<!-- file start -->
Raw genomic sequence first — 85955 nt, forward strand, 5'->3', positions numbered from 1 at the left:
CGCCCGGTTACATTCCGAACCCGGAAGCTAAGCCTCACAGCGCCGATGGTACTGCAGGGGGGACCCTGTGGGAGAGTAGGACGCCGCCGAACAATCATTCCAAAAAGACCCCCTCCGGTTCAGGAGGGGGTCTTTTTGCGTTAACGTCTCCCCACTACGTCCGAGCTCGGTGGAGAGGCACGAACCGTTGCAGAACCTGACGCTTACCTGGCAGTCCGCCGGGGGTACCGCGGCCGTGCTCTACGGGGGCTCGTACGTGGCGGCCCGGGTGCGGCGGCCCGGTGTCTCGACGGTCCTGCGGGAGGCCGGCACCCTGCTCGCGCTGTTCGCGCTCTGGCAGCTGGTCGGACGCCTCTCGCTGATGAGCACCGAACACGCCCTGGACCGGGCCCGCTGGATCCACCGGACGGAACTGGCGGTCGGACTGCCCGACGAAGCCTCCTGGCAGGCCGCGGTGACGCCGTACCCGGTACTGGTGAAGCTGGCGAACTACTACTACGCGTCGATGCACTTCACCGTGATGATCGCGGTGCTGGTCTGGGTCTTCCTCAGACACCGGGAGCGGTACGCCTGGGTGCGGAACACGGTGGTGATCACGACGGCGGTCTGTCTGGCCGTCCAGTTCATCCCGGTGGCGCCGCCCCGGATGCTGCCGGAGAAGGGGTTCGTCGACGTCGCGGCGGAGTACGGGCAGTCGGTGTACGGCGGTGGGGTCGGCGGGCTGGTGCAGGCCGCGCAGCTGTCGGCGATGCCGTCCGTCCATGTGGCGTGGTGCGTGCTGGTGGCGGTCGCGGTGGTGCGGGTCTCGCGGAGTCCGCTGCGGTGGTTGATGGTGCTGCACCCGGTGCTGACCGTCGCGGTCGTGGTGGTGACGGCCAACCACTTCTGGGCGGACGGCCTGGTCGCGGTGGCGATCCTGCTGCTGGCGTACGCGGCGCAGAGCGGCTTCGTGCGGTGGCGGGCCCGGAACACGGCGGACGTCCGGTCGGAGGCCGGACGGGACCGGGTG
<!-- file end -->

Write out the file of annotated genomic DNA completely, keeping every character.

Raw genomic sequence first — 85955 nt, forward strand, 5'->3', positions numbered from 1 at the left:
CGCCCGGTTACATTCCGAACCCGGAAGCTAAGCCTCACAGCGCCGATGGTACTGCAGGGGGGACCCTGTGGGAGAGTAGGACGCCGCCGAACAATCATTCCAAAAAGACCCCCTCCGGTTCAGGAGGGGGTCTTTTTGCGTTAACGTCTCCCCACTACGTCCGAGCTCGGTGGAGAGGCACGAACCGTTGCAGAACCTGACGCTTACCTGGCAGTCCGCCGGGGGTACCGCGGCCGTGCTCTACGGGGGCTCGTACGTGGCGGCCCGGGTGCGGCGGCCCGGTGTCTCGACGGTCCTGCGGGAGGCCGGCACCCTGCTCGCGCTGTTCGCGCTCTGGCAGCTGGTCGGACGCCTCTCGCTGATGAGCACCGAACACGCCCTGGACCGGGCCCGCTGGATCCACCGGACGGAACTGGCGGTCGGACTGCCCGACGAAGCCTCCTGGCAGGCCGCGGTGACGCCGTACCCGGTACTGGTGAAGCTGGCGAACTACTACTACGCGTCGATGCACTTCACCGTGATGATCGCGGTGCTGGTCTGGGTCTTCCTCAGACACCGGGAGCGGTACGCCTGGGTGCGGAACACGGTGGTGATCACGACGGCGGTCTGTCTGGCCGTCCAGTTCATCCCGGTGGCGCCGCCCCGGATGCTGCCGGAGAAGGGGTTCGTCGACGTCGCGGCGGAGTACGGGCAGTCGGTGTACGGCGGTGGGGTCGGCGGGCTGGTGCAGGCCGCGCAGCTGTCGGCGATGCCGTCCGTCCATGTGGCGTGGTGCGTGCTGGTGGCGGTCGCGGTGGTGCGGGTCTCGCGGAGTCCGCTGCGGTGGTTGATGGTGCTGCACCCGGTGCTGACCGTCGCGGTCGTGGTGGTGACGGCCAACCACTTCTGGGCGGACGGCCTGGTCGCGGTGGCGATCCTGCTGCTGGCGTACGCGGCGCAGAGCGGCTTCGTGCGGTGGCGGGCCCGGAACACGGCGGACGTCCGGTCGGAGGCCGGACGGGACCGGGTG